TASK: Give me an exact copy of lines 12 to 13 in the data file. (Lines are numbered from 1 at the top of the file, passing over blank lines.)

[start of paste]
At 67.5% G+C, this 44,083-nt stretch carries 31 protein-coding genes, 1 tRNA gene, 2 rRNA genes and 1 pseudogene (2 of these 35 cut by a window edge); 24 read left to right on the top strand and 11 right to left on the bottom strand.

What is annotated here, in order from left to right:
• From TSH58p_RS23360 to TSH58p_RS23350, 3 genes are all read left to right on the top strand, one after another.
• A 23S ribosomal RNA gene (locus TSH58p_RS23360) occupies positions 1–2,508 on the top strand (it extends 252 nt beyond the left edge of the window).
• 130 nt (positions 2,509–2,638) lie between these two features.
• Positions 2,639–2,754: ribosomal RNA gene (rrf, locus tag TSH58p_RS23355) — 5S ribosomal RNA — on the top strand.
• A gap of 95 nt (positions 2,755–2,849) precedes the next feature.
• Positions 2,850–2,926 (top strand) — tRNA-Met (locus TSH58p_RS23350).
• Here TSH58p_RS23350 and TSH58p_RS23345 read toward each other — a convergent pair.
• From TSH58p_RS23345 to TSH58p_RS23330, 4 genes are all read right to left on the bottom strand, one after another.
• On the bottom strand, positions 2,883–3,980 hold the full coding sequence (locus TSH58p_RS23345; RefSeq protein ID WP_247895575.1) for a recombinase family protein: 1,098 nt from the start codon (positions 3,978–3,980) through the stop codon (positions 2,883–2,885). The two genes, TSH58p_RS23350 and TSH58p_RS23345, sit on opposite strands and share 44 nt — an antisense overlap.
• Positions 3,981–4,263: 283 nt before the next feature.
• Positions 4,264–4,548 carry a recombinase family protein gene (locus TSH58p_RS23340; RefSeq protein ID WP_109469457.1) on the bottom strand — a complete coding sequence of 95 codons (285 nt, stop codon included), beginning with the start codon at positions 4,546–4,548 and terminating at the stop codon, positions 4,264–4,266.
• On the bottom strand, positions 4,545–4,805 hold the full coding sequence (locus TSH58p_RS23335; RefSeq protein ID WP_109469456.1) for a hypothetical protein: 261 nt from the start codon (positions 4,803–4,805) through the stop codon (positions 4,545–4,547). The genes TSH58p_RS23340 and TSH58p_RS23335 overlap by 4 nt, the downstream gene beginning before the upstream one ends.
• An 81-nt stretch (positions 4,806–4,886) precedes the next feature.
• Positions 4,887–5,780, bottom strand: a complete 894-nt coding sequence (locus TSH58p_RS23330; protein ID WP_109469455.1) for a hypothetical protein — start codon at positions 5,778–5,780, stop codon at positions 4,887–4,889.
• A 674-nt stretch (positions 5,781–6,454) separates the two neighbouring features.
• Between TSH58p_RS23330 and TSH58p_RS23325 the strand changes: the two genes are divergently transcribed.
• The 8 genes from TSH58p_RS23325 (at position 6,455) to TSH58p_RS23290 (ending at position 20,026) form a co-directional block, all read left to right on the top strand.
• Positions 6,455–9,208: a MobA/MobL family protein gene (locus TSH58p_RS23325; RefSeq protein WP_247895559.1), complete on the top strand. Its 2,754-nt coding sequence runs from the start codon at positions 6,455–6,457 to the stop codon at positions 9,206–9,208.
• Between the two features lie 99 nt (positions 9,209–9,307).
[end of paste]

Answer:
• Positions 3,981–4,263: 283 nt before the next feature.
• Positions 4,264–4,548 carry a recombinase family protein gene (locus TSH58p_RS23340; RefSeq protein ID WP_109469457.1) on the bottom strand — a complete coding sequence of 95 codons (285 nt, stop codon included), beginning with the start codon at positions 4,546–4,548 and terminating at the stop codon, positions 4,264–4,266.